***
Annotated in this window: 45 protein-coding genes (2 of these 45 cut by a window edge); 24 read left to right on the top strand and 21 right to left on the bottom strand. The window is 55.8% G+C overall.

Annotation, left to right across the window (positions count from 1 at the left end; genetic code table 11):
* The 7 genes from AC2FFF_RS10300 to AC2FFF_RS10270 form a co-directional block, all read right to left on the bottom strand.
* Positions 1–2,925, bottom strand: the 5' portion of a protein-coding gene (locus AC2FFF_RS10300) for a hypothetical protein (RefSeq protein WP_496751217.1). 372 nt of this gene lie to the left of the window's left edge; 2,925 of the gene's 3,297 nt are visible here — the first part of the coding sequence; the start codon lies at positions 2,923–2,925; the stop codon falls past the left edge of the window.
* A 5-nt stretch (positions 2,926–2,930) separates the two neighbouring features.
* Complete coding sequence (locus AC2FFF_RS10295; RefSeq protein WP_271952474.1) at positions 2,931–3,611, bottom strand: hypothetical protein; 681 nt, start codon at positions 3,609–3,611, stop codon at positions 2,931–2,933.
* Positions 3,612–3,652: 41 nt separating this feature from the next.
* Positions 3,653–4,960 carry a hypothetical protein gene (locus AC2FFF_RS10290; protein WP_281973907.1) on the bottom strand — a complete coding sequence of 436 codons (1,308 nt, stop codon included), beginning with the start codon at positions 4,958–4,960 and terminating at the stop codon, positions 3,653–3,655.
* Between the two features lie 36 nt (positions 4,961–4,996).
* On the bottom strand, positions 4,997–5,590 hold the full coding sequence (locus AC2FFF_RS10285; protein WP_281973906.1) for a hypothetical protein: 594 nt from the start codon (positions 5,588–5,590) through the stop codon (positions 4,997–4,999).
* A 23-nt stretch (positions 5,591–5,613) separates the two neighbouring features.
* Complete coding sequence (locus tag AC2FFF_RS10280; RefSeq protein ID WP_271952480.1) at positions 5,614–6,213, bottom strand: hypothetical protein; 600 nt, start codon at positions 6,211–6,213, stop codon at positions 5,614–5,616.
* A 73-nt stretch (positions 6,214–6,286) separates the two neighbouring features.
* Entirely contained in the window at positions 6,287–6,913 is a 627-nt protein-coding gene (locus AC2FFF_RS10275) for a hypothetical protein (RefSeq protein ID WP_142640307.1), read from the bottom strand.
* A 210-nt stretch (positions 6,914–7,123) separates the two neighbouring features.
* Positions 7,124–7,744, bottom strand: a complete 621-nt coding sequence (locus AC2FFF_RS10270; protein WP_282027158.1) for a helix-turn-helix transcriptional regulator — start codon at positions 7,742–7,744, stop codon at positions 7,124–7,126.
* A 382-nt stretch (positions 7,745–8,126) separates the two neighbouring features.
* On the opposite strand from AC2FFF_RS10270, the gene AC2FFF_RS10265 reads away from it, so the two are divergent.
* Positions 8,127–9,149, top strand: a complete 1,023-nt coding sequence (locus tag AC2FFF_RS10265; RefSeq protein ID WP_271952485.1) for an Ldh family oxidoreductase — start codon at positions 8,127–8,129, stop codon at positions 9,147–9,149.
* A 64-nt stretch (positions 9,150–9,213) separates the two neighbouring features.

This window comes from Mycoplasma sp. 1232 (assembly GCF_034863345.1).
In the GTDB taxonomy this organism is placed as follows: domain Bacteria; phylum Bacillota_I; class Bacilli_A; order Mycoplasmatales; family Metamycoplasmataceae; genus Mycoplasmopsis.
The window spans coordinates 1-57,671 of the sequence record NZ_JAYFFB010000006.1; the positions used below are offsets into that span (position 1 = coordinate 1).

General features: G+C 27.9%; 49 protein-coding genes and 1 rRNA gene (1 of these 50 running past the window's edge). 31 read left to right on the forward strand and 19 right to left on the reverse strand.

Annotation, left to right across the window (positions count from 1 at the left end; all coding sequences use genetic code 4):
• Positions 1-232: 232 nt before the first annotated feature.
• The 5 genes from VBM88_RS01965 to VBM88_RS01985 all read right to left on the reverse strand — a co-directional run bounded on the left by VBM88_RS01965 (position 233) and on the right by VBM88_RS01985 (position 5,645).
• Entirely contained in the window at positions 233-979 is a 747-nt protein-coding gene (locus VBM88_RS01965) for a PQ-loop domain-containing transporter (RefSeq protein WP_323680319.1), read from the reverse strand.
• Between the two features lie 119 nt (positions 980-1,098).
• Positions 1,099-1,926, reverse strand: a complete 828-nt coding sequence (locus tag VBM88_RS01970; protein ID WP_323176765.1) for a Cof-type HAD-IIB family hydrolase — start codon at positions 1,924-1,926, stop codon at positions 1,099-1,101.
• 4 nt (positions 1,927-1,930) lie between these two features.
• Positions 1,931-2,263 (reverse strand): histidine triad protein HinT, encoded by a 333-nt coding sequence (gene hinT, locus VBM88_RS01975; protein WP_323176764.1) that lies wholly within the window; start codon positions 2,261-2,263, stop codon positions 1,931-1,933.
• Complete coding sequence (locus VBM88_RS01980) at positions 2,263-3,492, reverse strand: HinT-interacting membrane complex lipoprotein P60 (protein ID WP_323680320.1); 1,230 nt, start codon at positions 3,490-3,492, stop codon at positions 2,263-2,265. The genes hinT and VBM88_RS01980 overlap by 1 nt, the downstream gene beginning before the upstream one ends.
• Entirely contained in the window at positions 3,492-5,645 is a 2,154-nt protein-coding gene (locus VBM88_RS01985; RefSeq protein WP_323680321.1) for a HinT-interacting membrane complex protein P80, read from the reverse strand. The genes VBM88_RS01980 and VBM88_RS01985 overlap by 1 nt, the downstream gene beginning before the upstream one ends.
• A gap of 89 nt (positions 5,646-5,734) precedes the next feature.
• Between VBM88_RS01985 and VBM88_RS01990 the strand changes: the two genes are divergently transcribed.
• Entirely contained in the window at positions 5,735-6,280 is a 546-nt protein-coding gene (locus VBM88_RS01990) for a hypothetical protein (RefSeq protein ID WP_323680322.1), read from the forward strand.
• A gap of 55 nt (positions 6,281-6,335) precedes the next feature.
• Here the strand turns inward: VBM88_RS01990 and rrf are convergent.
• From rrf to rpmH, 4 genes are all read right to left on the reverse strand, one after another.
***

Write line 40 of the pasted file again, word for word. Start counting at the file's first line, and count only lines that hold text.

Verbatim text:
• From rrf to rpmH, 4 genes are all read right to left on the reverse strand, one after another.